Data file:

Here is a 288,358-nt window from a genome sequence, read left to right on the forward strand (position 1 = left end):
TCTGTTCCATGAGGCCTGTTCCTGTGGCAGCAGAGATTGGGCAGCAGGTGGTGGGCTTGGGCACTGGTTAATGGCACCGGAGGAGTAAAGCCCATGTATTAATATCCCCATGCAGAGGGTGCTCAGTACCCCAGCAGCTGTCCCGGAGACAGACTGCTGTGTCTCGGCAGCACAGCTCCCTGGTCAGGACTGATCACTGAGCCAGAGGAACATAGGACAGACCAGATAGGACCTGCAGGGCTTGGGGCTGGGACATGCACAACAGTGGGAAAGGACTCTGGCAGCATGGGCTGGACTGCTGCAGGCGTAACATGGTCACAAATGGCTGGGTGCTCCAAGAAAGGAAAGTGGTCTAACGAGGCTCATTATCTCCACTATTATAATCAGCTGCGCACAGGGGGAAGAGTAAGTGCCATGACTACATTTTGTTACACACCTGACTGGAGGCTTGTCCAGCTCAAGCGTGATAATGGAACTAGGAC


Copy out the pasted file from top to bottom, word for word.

Here is a 288,358-nt window from a genome sequence, read left to right on the forward strand (position 1 = left end):
TCTGTTCCATGAGGCCTGTTCCTGTGGCAGCAGAGATTGGGCAGCAGGTGGTGGGCTTGGGCACTGGTTAATGGCACCGGAGGAGTAAAGCCCATGTATTAATATCCCCATGCAGAGGGTGCTCAGTACCCCAGCAGCTGTCCCGGAGACAGACTGCTGTGTCTCGGCAGCACAGCTCCCTGGTCAGGACTGATCACTGAGCCAGAGGAACATAGGACAGACCAGATAGGACCTGCAGGGCTTGGGGCTGGGACATGCACAACAGTGGGAAAGGACTCTGGCAGCATGGGCTGGACTGCTGCAGGCGTAACATGGTCACAAATGGCTGGGTGCTCCAAGAAAGGAAAGTGGTCTAACGAGGCTCATTATCTCCACTATTATAATCAGCTGCGCACAGGGGGAAGAGTAAGTGCCATGACTACATTTTGTTACACACCTGACTGGAGGCTTGTCCAGCTCAAGCGTGATAATGGAACTAGGAC